A jury found on Thursday that Disney infringed on VFX company Rearden’s intellectual property with CG animation used in the 2017 live-action “Beauty and the Beast,” according to The Hollywood Reporter.
The Oakland jury found that Disney knew they may be committing copyright infringement and awarded Rearden approximately $600,000.
Rearden sought more than $100 million, arguing that the box office success of “Beauty and the Beast” could be contributed to MOVA Contour. The jury decided that the film’s success could not be largely attributed to the technology and only $350,000 of the final award is meant to recover box office profits.
Disney worked with digital effects house Digital Domain 3.0 (DD3) on the film. They used the VFX software MOVA Contour to create CG animated characters. Rearden claimed they owned the software, which uses motion capture to transfer an actor’s physical performance into computer-generated images, and that DD3 stole it and used it for films produced by Disney and other studios.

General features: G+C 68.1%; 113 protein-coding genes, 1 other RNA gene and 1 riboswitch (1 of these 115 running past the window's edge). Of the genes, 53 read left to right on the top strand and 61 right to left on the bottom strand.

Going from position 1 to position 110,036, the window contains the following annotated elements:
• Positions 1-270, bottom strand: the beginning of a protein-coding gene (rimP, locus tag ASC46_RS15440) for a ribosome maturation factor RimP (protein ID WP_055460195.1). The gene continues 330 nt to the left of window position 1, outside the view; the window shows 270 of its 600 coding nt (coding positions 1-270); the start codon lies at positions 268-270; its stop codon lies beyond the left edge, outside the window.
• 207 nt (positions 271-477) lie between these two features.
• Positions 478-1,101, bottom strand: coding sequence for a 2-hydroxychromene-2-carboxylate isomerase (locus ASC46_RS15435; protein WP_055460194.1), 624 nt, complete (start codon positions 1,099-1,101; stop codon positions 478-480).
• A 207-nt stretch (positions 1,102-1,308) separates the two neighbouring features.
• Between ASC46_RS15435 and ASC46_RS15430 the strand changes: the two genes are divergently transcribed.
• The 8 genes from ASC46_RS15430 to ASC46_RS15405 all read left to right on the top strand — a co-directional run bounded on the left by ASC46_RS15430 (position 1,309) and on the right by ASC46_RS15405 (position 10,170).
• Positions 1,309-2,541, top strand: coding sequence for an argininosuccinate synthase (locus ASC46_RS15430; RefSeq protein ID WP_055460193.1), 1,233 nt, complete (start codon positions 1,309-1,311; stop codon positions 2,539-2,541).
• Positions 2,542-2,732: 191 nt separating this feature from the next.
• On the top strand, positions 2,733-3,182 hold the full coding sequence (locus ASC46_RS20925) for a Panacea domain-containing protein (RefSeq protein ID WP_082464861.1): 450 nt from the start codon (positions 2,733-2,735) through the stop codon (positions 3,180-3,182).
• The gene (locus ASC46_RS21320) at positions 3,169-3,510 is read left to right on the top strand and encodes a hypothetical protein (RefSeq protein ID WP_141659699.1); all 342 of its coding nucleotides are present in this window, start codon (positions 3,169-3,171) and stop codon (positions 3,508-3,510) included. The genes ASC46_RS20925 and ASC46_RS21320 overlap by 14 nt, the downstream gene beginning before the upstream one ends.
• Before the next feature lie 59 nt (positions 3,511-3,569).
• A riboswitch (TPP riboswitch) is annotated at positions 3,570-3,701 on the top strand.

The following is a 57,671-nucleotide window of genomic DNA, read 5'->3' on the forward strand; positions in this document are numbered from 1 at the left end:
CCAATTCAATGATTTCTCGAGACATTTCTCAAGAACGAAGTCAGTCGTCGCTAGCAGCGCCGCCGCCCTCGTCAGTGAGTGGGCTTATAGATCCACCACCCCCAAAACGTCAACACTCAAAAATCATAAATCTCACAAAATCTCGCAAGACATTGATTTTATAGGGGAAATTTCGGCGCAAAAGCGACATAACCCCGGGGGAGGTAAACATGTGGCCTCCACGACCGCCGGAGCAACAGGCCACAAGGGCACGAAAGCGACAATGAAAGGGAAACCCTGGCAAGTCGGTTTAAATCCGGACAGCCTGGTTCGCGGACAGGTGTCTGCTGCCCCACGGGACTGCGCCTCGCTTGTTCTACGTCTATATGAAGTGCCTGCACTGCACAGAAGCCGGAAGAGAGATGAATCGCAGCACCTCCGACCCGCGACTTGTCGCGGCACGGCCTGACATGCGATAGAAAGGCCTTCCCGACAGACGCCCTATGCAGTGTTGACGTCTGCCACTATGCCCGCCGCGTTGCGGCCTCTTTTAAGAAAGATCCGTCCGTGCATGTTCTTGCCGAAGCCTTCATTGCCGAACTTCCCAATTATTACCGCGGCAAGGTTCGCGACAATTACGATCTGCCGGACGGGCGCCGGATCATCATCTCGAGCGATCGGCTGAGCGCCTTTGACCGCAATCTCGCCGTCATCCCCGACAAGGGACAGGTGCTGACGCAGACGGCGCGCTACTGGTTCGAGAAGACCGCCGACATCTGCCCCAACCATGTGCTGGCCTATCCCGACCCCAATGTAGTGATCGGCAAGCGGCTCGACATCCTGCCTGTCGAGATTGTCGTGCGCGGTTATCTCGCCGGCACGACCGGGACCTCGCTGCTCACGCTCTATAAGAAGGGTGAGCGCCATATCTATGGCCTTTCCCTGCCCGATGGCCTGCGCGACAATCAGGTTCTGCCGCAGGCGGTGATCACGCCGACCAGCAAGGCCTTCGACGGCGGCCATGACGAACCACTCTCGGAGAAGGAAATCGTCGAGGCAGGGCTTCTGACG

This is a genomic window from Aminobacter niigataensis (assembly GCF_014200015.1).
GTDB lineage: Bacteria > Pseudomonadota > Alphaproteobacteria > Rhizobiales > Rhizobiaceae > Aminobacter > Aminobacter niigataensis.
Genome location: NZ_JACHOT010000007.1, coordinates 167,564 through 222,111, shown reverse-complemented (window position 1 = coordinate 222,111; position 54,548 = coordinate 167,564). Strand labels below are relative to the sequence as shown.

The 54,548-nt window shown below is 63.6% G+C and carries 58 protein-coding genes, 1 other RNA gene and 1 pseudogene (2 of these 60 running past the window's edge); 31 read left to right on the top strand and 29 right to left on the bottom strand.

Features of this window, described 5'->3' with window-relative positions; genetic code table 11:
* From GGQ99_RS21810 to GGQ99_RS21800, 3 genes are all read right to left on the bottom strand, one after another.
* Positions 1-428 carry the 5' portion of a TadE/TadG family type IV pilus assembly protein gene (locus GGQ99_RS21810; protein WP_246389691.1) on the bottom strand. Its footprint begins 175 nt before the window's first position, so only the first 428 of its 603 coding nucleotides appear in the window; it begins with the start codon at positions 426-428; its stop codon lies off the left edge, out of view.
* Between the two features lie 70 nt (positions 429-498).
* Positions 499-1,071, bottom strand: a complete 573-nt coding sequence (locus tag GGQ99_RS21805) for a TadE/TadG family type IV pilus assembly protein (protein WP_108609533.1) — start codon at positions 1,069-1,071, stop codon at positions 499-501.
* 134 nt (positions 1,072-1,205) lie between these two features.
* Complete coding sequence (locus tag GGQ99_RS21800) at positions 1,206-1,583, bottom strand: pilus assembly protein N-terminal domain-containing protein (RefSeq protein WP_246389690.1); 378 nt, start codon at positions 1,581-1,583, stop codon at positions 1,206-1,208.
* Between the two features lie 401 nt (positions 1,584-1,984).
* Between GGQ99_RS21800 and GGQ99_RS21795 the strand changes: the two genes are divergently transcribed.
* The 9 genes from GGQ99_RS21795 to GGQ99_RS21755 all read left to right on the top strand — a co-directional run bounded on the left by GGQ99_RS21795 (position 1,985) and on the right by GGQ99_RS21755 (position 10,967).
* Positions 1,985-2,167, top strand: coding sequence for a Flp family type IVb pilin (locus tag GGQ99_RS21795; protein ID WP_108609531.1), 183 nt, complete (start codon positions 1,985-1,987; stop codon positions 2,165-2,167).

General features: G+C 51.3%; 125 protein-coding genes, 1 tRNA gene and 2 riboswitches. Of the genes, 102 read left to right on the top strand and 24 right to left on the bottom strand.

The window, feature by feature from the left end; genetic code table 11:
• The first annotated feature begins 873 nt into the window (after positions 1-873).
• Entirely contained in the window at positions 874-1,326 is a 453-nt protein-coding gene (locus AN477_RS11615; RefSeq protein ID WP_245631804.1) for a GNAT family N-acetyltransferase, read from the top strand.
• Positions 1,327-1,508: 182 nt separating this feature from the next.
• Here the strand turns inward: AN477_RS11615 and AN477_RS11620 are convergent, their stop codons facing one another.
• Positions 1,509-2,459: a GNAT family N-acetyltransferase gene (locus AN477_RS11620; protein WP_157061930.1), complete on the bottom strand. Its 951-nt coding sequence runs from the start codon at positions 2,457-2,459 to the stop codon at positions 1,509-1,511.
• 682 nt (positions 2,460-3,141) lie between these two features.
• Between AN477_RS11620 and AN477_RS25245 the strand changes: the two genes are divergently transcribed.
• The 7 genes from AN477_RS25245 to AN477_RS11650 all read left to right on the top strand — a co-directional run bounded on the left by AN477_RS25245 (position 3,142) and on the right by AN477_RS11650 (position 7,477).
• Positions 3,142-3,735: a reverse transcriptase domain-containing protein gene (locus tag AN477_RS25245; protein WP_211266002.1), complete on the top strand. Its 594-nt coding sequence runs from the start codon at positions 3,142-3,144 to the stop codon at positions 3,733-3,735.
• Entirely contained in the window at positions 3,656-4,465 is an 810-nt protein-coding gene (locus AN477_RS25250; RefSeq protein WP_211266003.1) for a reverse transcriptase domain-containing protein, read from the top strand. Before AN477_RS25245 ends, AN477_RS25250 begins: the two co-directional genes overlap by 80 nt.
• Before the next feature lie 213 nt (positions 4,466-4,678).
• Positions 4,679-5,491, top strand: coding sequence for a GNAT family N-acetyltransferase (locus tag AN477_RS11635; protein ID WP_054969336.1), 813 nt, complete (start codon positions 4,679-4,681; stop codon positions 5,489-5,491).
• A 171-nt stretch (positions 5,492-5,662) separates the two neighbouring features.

In 2016, a judge found that DD3 and their affiliate Shenzhen Haiticheng Science and Technology and Virtual Global Holdings were behaving “fraudulently” in transferring ownership of MOVA technology among Chinese firms.
The trial focused on whether or not Disney could be held liable for DD3’s copyright infringement.
We first reported on this complicated lawsuit in 2020. Rearden filed their initial lawsuit against Disney just five months after the release of “Beauty and the Beast.” The lawsuit also involved other films but, last year, a judge ruled that Disney did not have to turn over profits for “Guardians of the Galaxy” and “Deadpool” (via The Hollywood Reporter).